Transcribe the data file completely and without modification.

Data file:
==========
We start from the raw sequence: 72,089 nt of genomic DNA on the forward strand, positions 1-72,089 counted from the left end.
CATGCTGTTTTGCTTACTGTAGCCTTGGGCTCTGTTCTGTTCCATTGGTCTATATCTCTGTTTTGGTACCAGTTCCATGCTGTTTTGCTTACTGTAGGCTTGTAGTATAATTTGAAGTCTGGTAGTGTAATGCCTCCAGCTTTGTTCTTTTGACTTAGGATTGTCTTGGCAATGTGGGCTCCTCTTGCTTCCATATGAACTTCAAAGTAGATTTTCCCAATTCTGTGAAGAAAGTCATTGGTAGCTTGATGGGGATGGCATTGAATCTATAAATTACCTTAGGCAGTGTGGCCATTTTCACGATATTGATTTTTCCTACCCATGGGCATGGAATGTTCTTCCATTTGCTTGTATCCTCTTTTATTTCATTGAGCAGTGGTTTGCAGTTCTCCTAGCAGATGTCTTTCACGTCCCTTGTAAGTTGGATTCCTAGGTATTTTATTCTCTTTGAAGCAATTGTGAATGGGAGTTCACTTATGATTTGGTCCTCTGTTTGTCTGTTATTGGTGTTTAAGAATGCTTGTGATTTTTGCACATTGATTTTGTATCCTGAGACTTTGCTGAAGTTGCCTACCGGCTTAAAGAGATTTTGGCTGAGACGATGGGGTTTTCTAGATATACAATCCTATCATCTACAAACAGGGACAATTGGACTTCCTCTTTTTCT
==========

We start from the raw sequence: 72,089 nt of genomic DNA on the forward strand, positions 1-72,089 counted from the left end.
CATGCTGTTTTGCTTACTGTAGCCTTGGGCTCTGTTCTGTTCCATTGGTCTATATCTCTGTTTTGGTACCAGTTCCATGCTGTTTTGCTTACTGTAGGCTTGTAGTATAATTTGAAGTCTGGTAGTGTAATGCCTCCAGCTTTGTTCTTTTGACTTAGGATTGTCTTGGCAATGTGGGCTCCTCTTGCTTCCATATGAACTTCAAAGTAGATTTTCCCAATTCTGTGAAGAAAGTCATTGGTAGCTTGATGGGGATGGCATTGAATCTATAAATTACCTTAGGCAGTGTGGCCATTTTCACGATATTGATTTTTCCTACCCATGGGCATGGAATGTTCTTCCATTTGCTTGTATCCTCTTTTATTTCATTGAGCAGTGGTTTGCAGTTCTCCTAGCAGATGTCTTTCACGTCCCTTGTAAGTTGGATTCCTAGGTATTTTATTCTCTTTGAAGCAATTGTGAATGGGAGTTCACTTATGATTTGGTCCTCTGTTTGTCTGTTATTGGTGTTTAAGAATGCTTGTGATTTTTGCACATTGATTTTGTATCCTGAGACTTTGCTGAAGTTGCCTACCGGCTTAAAGAGATTTTGGCTGAGACGATGGGGTTTTCTAGATATACAATCCTATCATCTACAAACAGGGACAATTGGACTTCCTCTTTTTCT